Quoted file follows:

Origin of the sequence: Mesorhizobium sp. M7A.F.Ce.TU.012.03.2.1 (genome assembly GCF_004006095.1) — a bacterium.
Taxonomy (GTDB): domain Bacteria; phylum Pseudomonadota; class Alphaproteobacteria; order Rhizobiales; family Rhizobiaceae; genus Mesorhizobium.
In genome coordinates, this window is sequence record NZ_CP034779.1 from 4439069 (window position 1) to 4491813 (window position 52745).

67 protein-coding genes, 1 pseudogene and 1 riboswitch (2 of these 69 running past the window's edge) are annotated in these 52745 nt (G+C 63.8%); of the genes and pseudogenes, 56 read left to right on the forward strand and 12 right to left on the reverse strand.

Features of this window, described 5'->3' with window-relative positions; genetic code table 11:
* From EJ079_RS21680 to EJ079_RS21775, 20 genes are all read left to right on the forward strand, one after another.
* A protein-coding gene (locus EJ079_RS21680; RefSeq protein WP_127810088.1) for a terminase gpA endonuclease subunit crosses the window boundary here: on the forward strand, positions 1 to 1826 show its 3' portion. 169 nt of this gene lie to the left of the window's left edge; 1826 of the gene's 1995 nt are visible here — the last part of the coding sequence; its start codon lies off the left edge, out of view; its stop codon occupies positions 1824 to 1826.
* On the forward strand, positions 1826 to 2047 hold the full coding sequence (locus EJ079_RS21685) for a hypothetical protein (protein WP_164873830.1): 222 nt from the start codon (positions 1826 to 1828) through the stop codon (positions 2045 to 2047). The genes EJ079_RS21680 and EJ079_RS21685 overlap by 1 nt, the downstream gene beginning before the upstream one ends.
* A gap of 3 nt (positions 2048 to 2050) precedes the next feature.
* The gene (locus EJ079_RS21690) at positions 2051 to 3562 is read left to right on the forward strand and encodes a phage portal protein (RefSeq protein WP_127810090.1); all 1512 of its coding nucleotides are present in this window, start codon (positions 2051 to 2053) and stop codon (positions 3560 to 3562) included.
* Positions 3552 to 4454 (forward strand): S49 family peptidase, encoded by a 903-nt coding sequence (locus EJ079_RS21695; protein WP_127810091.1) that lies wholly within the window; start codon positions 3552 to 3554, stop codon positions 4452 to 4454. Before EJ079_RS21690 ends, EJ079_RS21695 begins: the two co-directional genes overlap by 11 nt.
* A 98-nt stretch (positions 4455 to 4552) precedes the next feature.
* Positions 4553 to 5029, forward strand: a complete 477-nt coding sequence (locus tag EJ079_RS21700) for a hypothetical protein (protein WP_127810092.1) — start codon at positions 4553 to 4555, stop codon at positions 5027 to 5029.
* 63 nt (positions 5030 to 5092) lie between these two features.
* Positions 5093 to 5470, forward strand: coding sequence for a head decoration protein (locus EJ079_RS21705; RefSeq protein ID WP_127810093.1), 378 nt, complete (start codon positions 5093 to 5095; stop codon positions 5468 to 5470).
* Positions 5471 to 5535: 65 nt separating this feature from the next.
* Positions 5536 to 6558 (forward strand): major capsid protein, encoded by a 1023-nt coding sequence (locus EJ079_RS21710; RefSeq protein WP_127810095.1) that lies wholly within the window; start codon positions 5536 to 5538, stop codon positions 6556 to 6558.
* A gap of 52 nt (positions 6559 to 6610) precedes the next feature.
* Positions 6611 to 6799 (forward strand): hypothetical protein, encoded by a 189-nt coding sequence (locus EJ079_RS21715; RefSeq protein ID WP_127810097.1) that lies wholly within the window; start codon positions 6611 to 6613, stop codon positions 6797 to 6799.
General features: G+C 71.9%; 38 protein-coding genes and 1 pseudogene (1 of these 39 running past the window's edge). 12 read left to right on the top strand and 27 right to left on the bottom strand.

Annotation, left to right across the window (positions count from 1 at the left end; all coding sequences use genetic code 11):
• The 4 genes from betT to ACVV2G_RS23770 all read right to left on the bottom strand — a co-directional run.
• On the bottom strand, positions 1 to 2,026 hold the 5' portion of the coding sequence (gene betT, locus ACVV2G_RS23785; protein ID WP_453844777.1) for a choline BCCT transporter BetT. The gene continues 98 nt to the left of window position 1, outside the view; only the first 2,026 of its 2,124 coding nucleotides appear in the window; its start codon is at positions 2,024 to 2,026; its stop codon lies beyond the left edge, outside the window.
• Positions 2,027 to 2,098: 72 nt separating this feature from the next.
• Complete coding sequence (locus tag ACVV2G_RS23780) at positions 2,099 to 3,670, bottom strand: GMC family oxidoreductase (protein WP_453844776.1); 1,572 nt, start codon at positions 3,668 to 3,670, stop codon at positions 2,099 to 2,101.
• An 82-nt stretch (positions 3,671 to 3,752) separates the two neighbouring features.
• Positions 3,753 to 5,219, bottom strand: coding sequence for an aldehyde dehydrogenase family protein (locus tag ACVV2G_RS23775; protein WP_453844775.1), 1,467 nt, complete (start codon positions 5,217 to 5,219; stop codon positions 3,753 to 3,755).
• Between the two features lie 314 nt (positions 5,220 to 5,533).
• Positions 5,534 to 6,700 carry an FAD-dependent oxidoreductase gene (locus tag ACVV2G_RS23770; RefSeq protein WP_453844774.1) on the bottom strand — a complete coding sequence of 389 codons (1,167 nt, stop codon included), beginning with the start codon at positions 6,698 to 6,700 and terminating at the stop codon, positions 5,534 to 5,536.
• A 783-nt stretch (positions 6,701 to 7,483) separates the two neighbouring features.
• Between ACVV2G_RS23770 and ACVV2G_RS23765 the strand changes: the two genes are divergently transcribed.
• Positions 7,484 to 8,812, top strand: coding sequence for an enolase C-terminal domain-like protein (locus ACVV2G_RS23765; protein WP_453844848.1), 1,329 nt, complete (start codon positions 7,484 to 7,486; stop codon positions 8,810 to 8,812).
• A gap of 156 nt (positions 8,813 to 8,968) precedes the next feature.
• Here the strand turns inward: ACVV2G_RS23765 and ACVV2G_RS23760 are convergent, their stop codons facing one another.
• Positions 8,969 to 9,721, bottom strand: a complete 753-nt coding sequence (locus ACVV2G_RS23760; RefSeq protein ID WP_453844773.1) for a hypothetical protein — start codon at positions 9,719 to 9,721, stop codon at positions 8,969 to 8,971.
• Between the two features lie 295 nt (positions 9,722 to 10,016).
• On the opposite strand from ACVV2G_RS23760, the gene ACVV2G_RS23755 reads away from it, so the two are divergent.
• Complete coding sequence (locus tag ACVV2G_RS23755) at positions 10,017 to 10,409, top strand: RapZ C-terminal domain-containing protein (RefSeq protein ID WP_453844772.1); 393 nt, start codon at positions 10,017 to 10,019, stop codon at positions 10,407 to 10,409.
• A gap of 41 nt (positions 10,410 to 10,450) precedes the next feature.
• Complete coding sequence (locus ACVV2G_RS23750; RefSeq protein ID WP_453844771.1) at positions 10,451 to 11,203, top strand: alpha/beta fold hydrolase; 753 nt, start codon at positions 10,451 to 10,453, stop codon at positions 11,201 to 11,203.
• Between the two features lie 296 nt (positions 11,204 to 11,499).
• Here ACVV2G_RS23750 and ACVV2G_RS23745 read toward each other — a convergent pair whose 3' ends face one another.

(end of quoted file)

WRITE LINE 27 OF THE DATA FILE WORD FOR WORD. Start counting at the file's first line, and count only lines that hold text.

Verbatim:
• Positions 3,753 to 5,219, bottom strand: coding sequence for an aldehyde dehydrogenase family protein (locus tag ACVV2G_RS23775; protein WP_453844775.1), 1,467 nt, complete (start codon positions 5,217 to 5,219; stop codon positions 3,753 to 3,755).